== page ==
It is virtually impossible to erase the images of migrants waiting at national borders, risking their lives in unseaworthy floating rust buckets and languishing in makeshift shelters in Europe. In 2014, Germany took in more than 200,000 asylum seekers, whereas two years ago, the figure was fewer than 80,000. Accordingly, German perceptions of the problem have heightened/changed: while in 2014, just 13% of Germans regarded immigration and integration as a problem to be resolved, the figure has almost trebled to its current level of 35%. With this, the issue has knocked concerns over unemployment from pole position in the rankings. This was last the case in 1992, although at that time, there had also been at least 400,000 asylum applications, which is more than ever before or since. As a matter of fact, in 1992, a significantly higher number of respondents (68%) than now also thought immigration and integration to be a matter for concern. The situation is somewhat different now. While at the beginning of the 1990s, 17% explicitly approved of the rejection or deportation of asylum seekers, the figure today is 9%. Conversely, the proportion of those demanding an end to hostility to foreigners has risen markedly from 3% in 2014 to the current figure of 10%.
Ranked second in Germany at 22%, concern about unemployment stands at its lowest level since the survey was first conducted in a reunified Germany in 1991. This decline in concern reflects the positive development of the German labor market. There has been repeated good news regarding jobs in Germany lately. In 2014, the rate of unemployment stood at its lowest level of 5%, dropping even further to 4.7% in January 2015. By way of comparison, in 2005, according to the International Labour Organization (ILO), around 11% of Germans had no fixed employment. Evidently, Germans seem realistic in their approach to the issue of employment and adapt the need for action to the actual figures.
The issues of pensions and provisions for old age as well as price and purchasing power development are worrying Germans even less than last year (both 16%). These issues are currently ranked third and fourth. Although maternity benefit and withdrawing pensions at the age of 63 sometimes generate heated discussion, the thorny subject of financial security in old age has evidently lost its sting. Low rates of inflation have without doubt contributed to offsetting the odd anxiety about purchasing power. Nevertheless, there is another issue which is giving Germans a headache: the Greek crisis is not yet over and Germans are not unaffected by the much-debated Grexit and its ramifications. This goes some way to explaining that despite positive economic data in Germany compared with the prior year, worries about economic stability have grown by 5 percentage points, leaping from 12th to 5th place in the rankings. The threat of poverty in Germany is making less dramatic progress on the list of German anxieties – although it must be noted that it is slowly but surely becoming a more prevalent concern. Currently, 15% of Germans see the need to take action against poverty in Germany as a major issue, compared with just 2% ten years ago.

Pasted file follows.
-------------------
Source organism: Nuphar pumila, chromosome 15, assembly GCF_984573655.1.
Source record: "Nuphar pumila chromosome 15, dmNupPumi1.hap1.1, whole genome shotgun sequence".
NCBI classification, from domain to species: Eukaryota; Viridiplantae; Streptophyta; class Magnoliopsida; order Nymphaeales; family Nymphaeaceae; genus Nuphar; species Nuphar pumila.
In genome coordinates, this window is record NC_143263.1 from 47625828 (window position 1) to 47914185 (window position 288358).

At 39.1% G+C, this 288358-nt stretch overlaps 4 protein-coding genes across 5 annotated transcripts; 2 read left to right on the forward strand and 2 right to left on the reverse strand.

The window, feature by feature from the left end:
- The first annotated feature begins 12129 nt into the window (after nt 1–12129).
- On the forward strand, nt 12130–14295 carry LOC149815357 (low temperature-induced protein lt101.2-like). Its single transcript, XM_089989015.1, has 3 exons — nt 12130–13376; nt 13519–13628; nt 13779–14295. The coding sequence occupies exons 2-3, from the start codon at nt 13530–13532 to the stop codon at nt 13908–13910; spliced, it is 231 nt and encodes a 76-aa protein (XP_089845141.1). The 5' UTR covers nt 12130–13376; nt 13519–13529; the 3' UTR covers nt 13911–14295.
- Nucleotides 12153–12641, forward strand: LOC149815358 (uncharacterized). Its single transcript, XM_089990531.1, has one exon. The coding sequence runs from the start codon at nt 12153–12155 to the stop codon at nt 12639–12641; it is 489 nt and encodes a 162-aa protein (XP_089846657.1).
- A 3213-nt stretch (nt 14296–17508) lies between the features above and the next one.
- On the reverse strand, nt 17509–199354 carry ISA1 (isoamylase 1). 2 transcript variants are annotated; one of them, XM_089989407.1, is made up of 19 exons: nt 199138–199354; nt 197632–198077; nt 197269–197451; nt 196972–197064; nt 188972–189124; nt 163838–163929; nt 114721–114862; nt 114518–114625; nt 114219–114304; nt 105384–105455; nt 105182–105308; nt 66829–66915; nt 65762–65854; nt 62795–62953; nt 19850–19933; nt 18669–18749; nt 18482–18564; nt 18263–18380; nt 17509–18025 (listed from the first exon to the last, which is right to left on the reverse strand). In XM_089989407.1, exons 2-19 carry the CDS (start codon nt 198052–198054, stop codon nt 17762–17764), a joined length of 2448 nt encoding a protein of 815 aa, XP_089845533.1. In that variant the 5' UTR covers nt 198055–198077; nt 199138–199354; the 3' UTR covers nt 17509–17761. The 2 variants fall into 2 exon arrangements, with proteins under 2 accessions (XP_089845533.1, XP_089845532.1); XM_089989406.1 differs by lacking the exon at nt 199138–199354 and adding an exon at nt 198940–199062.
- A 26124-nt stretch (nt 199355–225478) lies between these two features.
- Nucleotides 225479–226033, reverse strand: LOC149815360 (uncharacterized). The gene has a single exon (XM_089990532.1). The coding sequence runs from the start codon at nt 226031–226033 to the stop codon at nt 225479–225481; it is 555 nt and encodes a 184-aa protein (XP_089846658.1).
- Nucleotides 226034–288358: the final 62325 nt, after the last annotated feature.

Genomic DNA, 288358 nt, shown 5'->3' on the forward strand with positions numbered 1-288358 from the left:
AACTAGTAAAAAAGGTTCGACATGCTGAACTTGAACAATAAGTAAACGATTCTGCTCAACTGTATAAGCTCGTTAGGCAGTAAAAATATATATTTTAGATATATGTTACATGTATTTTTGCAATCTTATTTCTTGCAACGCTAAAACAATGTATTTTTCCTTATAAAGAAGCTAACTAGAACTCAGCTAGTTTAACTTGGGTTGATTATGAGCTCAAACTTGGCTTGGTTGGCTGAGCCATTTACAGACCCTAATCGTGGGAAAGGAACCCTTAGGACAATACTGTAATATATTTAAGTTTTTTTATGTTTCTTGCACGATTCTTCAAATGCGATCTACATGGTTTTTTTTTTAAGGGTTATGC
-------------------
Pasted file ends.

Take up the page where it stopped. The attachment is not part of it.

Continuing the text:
Is it better to gradually attain a high school diploma over nine years or go for matriculation at top speed in eight years? The debate about how long to remain at secondary school, along with questions relating to early education and kindergarten/crèche pre-schooling, is preoccupying Germans. In matters of education policy, 15% said that not all the necessary homework had yet been completed. This is three percentage points higher than a year ago. Even more evident is the rise in concern related to securing peace. At 11%, the subject makes its first appearance in the top 10 for 15 years, coming in at No.8. Some of the causes may be attributable to the crisis in the Ukraine and Russia’s politics, which are further destabilizing the region. There has been almost no movement in rankings for ninth and tenth place: criminality (10%) and social security (9%) are currently running at more or less the same level as in the prior year. German concerns about the health sector (at 9%, ranked 11) and German politics and government (at 6%, ranked 15) also stand at about the same level as last year, while people seem to be less worried about environmental issues than they were a year ago. In 2014, one in ten Germans still expressed the opinion that action was needed. Today, the figure is just 6%, putting the issue into 13th place on the agenda.
There has been a perceptible growth in concerns regarding global politics and terrorism. The former is thought by 7% to be the major issue, which is 3 percentage points up on the figure for the previous year. Fear of terrorist activities has even risen by five percentage points to its current level of 6%, presumably fueled by reports of incidents, such as the Islamic terrorist attack on the editors of French magazine “Charlie Hebdo”, or the subsequent warnings of imminent attacks received by the secret services, above all in Berlin and Dresden. However, ranked in 12th and 14th place, these are issues which remain outside the top 10 on the list of concerns.
What are the issues which will be on the global agenda for the coming year? For certain, in our global village we are confronted by challenges, which may well originate in some distant land, thousands of miles away. A prime example of this is the migrant issue, which, with no quick solution in sight, will continue to be preoccupy Germans in the coming months. We will need a great deal of patience to resolve this and other challenges. Here, perhaps, we could look to Confucius for help: “The man who moves a mountain begins by carrying away small stones.”
Data source: GfK Verein, Study „Challenges of Nations 2015“ (July 2015)
Responsible for the article and contact person for queries about Compact: Claudia Gaspar (e-mail to firstname.lastname@example.org).